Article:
Big-O notation is used to mathematically describe the runtime and memory usage required for an algorithm to process data.
Since big-O is a mathematical expression, it’s helpful to brush up on your math skills when studying big-O. I recommend Kahn Academy for this.
O(1) - Will always run in the same amount of time regardless of the amount of data it’s processing.
O(N) - The runtime will grow linearly with the size of the data.
O(N^2) - Exponential growth.
As you can see N is the data, or the number of items the algorithm processes. An algorithm with a runtime of O(N^2) is processing each element exponentially. This is often the case for nested for loops like the example below:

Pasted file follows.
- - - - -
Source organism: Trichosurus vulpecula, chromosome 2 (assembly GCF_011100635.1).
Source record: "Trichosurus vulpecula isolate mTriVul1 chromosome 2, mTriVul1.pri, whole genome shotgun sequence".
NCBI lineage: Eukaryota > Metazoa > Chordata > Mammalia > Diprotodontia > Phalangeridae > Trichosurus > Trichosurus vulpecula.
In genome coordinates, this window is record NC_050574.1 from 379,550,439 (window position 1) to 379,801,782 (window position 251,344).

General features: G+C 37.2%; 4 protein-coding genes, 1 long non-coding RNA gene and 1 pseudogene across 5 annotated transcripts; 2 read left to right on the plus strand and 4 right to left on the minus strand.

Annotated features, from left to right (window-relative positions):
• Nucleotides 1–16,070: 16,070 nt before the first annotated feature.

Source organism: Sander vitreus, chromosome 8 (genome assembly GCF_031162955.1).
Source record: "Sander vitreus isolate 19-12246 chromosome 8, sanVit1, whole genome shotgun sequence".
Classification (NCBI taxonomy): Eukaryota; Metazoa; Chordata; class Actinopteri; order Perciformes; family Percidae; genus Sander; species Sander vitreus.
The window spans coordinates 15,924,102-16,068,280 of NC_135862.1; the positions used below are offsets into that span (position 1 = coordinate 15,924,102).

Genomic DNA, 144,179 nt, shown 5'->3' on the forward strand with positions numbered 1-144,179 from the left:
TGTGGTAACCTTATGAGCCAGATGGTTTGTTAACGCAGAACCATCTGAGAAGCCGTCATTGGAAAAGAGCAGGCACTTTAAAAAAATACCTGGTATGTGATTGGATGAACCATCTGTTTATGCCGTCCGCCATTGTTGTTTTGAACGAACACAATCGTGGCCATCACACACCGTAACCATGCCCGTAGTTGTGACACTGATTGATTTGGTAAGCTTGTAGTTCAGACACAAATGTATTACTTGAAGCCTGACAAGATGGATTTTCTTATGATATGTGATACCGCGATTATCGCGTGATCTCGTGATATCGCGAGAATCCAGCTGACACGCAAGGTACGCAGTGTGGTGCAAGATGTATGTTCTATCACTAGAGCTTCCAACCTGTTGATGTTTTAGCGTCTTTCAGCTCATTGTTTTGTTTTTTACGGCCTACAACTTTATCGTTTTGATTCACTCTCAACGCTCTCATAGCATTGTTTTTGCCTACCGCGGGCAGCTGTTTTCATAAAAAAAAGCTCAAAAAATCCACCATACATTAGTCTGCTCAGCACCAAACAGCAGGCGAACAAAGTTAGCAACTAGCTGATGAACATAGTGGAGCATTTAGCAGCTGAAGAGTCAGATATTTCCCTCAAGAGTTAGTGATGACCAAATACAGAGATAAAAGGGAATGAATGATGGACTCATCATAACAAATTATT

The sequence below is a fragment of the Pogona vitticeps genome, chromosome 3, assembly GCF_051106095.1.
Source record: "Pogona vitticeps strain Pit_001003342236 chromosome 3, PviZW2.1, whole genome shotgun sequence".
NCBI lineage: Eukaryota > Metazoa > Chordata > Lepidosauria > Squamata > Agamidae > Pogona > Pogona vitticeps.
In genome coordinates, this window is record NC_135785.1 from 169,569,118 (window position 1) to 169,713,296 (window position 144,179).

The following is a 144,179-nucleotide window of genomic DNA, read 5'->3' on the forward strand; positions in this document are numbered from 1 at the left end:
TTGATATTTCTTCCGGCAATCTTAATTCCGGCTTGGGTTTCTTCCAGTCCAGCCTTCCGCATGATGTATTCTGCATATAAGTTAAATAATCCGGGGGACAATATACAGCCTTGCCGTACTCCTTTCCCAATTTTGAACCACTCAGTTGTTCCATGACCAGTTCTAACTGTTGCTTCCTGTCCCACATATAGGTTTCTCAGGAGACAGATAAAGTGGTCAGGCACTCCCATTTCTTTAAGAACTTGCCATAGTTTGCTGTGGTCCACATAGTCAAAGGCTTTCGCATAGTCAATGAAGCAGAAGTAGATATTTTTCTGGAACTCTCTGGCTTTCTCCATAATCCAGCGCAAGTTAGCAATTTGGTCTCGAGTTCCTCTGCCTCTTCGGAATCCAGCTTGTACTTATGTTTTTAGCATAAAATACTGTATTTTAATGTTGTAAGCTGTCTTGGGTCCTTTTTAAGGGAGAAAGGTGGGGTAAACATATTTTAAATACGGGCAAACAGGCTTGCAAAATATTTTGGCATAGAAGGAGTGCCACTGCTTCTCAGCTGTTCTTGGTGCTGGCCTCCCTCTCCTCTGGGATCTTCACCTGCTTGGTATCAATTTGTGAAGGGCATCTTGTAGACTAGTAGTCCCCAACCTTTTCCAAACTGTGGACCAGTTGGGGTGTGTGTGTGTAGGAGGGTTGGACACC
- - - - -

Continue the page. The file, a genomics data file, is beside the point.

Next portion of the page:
for level1 in numbers: result = 0 for level2 in numbers: result += level1 * level2 print(result)
General principles for calculating Big-O are:
- Different steps get added
- Drop constants
- Different inputs are assigned to different variables
- Drop non-dominant terms
A logarithm is the inverse of an exponent. Binary searches have logarithmic run times because adding more elements has little effect on the runtime of the algorithm. A binary search is represented as O(log N).
References and Learning
- Cracking the Coding Interview by Gayle Laakmann McDowell